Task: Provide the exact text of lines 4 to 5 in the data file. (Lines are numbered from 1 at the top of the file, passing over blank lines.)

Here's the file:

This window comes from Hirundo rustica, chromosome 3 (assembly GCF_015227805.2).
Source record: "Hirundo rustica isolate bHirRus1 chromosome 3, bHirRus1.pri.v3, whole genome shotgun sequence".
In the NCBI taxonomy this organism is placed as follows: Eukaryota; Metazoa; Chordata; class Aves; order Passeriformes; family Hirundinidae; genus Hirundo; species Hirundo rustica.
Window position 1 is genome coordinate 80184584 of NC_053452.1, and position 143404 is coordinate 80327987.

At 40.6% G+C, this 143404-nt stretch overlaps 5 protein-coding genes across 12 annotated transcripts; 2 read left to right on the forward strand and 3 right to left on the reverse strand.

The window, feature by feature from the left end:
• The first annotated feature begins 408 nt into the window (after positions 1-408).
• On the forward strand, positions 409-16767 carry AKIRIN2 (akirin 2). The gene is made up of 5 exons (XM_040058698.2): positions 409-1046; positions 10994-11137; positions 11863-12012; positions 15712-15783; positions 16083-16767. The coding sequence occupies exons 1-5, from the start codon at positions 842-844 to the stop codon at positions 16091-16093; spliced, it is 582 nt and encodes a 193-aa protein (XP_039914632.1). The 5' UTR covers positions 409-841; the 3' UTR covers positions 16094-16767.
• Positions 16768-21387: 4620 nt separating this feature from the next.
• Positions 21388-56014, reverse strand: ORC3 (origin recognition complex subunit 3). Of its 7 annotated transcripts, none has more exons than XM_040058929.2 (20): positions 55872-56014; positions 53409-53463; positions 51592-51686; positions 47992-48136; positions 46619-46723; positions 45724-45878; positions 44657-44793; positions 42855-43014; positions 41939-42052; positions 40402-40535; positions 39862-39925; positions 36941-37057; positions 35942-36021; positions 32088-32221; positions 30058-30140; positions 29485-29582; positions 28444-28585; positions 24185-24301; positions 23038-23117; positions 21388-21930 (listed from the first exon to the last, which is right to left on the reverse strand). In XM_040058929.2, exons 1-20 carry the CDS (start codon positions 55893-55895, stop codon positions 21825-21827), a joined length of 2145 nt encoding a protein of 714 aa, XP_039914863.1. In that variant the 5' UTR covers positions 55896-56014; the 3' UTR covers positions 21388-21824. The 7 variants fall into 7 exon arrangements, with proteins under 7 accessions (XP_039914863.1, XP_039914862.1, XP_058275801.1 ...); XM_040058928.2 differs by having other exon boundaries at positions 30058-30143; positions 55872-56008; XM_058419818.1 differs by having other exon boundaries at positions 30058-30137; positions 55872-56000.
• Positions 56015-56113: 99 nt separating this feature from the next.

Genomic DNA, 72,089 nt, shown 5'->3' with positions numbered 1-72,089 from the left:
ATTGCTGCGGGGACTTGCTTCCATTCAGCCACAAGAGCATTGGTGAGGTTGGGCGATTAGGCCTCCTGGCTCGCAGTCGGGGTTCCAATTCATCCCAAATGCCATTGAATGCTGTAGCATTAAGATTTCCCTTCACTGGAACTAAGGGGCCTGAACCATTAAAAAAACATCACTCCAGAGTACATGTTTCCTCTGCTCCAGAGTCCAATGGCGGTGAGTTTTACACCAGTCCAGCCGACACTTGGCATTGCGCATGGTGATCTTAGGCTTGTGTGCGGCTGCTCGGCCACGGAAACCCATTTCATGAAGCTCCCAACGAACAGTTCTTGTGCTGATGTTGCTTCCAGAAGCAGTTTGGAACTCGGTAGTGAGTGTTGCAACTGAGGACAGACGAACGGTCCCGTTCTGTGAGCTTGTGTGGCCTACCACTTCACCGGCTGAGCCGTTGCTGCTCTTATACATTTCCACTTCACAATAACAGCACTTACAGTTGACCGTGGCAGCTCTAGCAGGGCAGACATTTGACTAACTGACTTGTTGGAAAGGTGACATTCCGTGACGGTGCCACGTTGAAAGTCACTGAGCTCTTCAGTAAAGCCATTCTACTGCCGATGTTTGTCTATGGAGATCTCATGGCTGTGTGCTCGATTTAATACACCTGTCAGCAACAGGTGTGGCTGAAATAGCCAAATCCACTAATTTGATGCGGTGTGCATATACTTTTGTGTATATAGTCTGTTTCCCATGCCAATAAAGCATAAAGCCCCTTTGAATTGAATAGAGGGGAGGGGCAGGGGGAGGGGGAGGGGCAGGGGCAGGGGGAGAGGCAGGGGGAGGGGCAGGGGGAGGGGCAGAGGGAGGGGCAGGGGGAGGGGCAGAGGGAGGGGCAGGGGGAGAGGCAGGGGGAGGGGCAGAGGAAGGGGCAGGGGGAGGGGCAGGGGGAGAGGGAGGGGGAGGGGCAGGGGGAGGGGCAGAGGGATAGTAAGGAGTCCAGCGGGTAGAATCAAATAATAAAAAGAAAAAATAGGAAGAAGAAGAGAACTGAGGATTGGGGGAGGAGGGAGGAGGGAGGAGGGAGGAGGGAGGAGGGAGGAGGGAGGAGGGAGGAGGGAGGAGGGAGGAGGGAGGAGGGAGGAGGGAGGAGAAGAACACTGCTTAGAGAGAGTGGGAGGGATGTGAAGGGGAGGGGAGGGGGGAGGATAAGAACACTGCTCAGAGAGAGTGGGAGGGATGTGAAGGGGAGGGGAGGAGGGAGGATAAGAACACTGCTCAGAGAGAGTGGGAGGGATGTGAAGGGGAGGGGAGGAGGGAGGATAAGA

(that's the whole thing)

Window position 1 is genome coordinate 80184584 of NC_053452.1, and position 143404 is coordinate 80327987.

At 40.6% G+C, this 143404-nt stretch overlaps 5 protein-coding genes across 12 annotated transcripts; 2 read left to right on the forward strand and 3 right to left on the reverse strand.